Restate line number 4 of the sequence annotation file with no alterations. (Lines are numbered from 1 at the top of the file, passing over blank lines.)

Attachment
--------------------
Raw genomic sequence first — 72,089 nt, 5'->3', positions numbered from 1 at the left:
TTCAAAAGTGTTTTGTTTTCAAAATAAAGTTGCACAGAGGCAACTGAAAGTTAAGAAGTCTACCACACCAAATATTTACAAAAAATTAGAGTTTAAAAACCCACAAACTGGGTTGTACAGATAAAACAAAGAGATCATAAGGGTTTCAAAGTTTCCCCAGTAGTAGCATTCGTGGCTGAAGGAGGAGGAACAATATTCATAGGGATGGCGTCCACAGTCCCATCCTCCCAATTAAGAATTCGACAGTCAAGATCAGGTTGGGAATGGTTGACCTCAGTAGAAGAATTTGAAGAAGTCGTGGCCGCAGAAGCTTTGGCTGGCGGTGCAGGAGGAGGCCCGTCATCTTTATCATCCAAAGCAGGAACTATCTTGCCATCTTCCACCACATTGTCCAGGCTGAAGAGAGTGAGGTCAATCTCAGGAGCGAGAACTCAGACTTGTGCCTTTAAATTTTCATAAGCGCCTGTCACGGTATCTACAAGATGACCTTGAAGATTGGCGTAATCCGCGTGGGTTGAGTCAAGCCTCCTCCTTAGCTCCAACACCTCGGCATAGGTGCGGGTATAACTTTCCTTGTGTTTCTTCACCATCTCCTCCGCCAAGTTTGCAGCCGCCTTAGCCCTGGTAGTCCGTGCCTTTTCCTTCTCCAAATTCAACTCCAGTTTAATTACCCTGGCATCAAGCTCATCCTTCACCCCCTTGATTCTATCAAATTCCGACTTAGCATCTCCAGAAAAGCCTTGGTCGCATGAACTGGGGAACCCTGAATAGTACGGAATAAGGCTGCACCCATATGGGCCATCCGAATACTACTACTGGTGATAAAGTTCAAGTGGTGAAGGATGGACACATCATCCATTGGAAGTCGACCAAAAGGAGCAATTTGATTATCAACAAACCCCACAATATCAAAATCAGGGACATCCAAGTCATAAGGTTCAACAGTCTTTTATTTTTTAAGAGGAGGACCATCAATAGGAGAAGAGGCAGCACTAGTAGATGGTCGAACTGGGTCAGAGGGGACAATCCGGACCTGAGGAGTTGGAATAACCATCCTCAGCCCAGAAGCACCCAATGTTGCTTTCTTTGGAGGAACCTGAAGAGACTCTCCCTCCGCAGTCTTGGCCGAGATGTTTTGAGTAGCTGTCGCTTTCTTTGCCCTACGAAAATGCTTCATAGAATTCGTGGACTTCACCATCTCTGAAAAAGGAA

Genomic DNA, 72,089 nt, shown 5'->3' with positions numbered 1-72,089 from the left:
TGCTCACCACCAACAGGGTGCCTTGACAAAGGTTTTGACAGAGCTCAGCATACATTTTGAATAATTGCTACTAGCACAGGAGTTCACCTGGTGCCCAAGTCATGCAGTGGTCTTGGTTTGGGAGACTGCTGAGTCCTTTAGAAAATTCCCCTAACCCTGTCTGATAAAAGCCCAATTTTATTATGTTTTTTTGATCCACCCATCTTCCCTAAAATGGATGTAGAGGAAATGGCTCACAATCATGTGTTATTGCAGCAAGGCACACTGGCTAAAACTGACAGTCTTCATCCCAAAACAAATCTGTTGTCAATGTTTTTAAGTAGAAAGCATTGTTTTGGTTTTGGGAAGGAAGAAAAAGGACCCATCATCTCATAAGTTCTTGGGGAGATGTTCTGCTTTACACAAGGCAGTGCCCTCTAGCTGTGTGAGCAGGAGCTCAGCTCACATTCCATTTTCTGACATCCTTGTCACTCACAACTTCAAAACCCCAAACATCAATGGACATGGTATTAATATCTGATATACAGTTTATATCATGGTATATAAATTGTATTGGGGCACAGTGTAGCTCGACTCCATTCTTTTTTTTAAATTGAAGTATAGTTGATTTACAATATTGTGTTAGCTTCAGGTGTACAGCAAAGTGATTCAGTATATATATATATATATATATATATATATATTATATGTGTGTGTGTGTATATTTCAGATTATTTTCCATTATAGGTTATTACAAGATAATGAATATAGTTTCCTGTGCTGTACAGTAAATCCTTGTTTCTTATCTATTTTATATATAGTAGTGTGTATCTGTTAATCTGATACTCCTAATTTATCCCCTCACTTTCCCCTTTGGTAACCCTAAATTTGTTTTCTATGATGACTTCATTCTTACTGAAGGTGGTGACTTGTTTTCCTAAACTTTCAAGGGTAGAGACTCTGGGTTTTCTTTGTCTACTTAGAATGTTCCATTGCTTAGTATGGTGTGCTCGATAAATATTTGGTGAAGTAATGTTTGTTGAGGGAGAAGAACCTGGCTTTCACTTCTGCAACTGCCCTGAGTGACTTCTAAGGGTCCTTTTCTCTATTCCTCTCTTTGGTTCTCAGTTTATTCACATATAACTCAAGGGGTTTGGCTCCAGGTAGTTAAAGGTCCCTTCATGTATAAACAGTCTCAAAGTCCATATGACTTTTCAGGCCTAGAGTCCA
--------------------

TGCTCACCACCAACAGGGTGCCTTGACAAAGGTTTTGACAGAGCTCAGCATACATTTTGAATAATTGCTACTAGCACAGGAGTTCACCTGGTGCCCAAGTCATGCAGTGGTCTTGGTTTGGGAGACTGCTGAGTCCTTTAGAAAATTCCCCTAACCCTGTCTGATAAAAGCCCAATTTTATTATGTTTTTTTGATCCACCCATCTTCCCTAAAATGGATGTAGAGGAAATGGCTCACAATCATGTGTTATTGCAGCAAGGCACACTGGCTAAAACTGACAGTCTTCATCCCAAAACAAATCTGTTGTCAATGTTTTTAAGTAGAAAGCATTGTTTTGGTTTTGGGAAGGAAGAAAAAGGACCCATCATCTCATAAGTTCTTGGGGAGATGTTCTGCTTTACACAAGGCAGTGCCCTCTAGCTGTGTGAGCAGGAGCTCAGCTCACATTCCATTTTCTGACATCCTTGTCACTCACAACTTCAAAACCCCAAACATCAATGGACATGGTATTAATATCTGATATACAGTTTATATCATGGTATATAAATTGTATTGGGGCACAGTGTAGCTCGACTCCATTCTTTTTTTTAAATTGAAGTATAGTTGATTTACAATATTGTGTTAGCTTCAGGTGTACAGCAAAGTGATTCAGTATATATATATATATATATATATATATATATTATATGTGTGTGTGTGTATATTTCAGATTATTTTCCATTATAGGTTATTACAAGATAATGAATATAGTTTCCTGTGCTGTACAGTAAATCCTTGTTTCTTATCTATTTTATATATAGTAGTGTGTATCTGTTAATCTGATACTCCTAATTTATCCCCTCACTTTCCCCTTTGGTAACCCTAAATTTGTTTTCTATGATGACTTCATTCTTACTGAAGGTGGTGACTTGTTTTCCTAAACTTTCAAGGGTAGAGACTCTGGGTTTTCTTTGTCTACTTAGAATGTTCCATTGCTTAGTATGGTGTGCTCGATAAATATTTGGTGAAGTAATGTTTGTTGAGGGAGAAGAACCTGGCTTTCACTTCTGCAACTGCCCTGAGTGACTTCTAAGGGTCCTTTTCTCTATTCCTCTCTTTGGTTCTCAGTTTATTCACATATAACTCAAGGGGTTTGGCTCCAGGTAGTTAAAGGTCCCTTCATGTATAAACAGTCTCAAAGTCCATATGACTTTTCAGGCCTAGAGTCCA